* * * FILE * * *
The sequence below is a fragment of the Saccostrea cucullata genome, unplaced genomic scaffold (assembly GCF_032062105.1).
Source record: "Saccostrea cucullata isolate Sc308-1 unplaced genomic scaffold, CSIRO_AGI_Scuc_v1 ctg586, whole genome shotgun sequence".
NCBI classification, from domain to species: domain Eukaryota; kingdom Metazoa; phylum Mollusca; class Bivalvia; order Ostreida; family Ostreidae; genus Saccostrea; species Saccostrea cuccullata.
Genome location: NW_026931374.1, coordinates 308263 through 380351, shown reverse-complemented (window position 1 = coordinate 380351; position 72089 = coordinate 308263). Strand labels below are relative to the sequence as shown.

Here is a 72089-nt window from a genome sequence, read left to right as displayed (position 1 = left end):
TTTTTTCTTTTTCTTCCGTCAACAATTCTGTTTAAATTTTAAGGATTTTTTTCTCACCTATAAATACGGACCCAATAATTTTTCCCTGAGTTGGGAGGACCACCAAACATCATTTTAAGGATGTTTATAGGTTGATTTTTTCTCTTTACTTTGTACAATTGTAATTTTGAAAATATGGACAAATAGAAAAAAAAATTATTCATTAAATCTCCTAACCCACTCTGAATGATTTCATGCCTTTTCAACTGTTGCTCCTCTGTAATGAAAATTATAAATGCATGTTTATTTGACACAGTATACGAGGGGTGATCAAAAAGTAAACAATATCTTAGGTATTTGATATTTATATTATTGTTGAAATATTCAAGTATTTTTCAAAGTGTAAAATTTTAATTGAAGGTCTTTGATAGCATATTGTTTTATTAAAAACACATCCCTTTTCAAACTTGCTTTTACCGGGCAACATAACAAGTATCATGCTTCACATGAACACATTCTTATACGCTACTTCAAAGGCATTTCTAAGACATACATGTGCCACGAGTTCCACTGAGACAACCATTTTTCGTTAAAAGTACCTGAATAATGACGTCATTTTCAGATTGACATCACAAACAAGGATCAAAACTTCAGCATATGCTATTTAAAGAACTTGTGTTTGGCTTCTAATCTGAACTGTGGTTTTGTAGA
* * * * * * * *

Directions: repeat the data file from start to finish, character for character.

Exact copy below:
The sequence below is a fragment of the Saccostrea cucullata genome, unplaced genomic scaffold (assembly GCF_032062105.1).
Source record: "Saccostrea cucullata isolate Sc308-1 unplaced genomic scaffold, CSIRO_AGI_Scuc_v1 ctg586, whole genome shotgun sequence".
NCBI classification, from domain to species: domain Eukaryota; kingdom Metazoa; phylum Mollusca; class Bivalvia; order Ostreida; family Ostreidae; genus Saccostrea; species Saccostrea cuccullata.
Genome location: NW_026931374.1, coordinates 308263 through 380351, shown reverse-complemented (window position 1 = coordinate 380351; position 72089 = coordinate 308263). Strand labels below are relative to the sequence as shown.

Here is a 72089-nt window from a genome sequence, read left to right as displayed (position 1 = left end):
TTTTTTCTTTTTCTTCCGTCAACAATTCTGTTTAAATTTTAAGGATTTTTTTCTCACCTATAAATACGGACCCAATAATTTTTCCCTGAGTTGGGAGGACCACCAAACATCATTTTAAGGATGTTTATAGGTTGATTTTTTCTCTTTACTTTGTACAATTGTAATTTTGAAAATATGGACAAATAGAAAAAAAAATTATTCATTAAATCTCCTAACCCACTCTGAATGATTTCATGCCTTTTCAACTGTTGCTCCTCTGTAATGAAAATTATAAATGCATGTTTATTTGACACAGTATACGAGGGGTGATCAAAAAGTAAACAATATCTTAGGTATTTGATATTTATATTATTGTTGAAATATTCAAGTATTTTTCAAAGTGTAAAATTTTAATTGAAGGTCTTTGATAGCATATTGTTTTATTAAAAACACATCCCTTTTCAAACTTGCTTTTACCGGGCAACATAACAAGTATCATGCTTCACATGAACACATTCTTATACGCTACTTCAAAGGCATTTCTAAGACATACATGTGCCACGAGTTCCACTGAGACAACCATTTTTCGTTAAAAGTACCTGAATAATGACGTCATTTTCAGATTGACATCACAAACAAGGATCAAAACTTCAGCATATGCTATTTAAAGAACTTGTGTTTGGCTTCTAATCTGAACTGTGGTTTTGTAGA